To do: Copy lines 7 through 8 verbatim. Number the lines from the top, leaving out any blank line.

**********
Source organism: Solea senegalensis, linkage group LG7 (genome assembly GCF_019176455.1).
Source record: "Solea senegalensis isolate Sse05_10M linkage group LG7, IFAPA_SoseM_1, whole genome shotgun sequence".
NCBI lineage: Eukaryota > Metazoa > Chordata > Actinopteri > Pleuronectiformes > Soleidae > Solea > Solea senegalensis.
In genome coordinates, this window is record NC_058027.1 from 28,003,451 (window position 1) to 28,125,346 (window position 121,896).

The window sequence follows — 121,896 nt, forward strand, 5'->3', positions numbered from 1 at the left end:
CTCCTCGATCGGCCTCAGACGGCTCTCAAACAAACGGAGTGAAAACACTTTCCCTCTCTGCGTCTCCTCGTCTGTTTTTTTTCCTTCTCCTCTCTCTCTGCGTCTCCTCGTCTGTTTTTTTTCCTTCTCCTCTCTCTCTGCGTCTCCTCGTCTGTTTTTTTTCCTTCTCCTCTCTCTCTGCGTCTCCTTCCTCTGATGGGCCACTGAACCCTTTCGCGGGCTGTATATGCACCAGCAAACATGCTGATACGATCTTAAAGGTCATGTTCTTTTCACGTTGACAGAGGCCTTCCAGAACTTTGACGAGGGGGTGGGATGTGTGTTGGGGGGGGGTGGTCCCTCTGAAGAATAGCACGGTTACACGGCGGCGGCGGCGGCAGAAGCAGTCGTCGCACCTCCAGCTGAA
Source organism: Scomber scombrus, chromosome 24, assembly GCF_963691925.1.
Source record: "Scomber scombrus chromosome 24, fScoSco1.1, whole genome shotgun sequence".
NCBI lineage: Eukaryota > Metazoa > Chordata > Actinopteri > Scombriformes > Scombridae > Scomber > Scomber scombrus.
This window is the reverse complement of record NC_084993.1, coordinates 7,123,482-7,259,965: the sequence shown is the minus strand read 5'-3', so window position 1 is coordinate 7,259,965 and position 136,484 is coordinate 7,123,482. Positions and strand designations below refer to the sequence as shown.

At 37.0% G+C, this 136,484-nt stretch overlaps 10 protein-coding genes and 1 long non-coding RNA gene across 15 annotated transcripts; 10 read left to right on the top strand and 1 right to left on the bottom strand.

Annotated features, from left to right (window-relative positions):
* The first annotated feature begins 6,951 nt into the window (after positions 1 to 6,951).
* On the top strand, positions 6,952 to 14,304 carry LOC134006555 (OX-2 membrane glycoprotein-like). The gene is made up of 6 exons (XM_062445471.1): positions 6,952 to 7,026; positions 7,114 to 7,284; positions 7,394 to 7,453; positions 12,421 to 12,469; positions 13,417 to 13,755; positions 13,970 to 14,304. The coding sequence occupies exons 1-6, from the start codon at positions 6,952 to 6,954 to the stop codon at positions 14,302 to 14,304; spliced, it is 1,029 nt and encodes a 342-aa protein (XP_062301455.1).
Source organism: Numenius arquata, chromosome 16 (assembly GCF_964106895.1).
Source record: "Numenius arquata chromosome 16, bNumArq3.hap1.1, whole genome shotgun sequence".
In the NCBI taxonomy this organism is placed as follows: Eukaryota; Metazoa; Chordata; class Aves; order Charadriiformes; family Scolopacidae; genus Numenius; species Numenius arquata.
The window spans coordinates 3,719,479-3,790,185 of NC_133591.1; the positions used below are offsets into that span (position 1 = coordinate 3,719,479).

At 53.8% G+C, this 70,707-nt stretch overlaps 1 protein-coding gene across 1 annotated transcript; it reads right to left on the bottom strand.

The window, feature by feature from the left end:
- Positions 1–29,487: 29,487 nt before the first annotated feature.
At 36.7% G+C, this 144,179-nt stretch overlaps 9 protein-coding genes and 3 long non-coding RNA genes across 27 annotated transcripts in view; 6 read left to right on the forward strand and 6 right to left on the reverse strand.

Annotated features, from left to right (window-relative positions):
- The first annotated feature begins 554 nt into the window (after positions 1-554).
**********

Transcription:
Source organism: Scomber scombrus, chromosome 24, assembly GCF_963691925.1.
Source record: "Scomber scombrus chromosome 24, fScoSco1.1, whole genome shotgun sequence".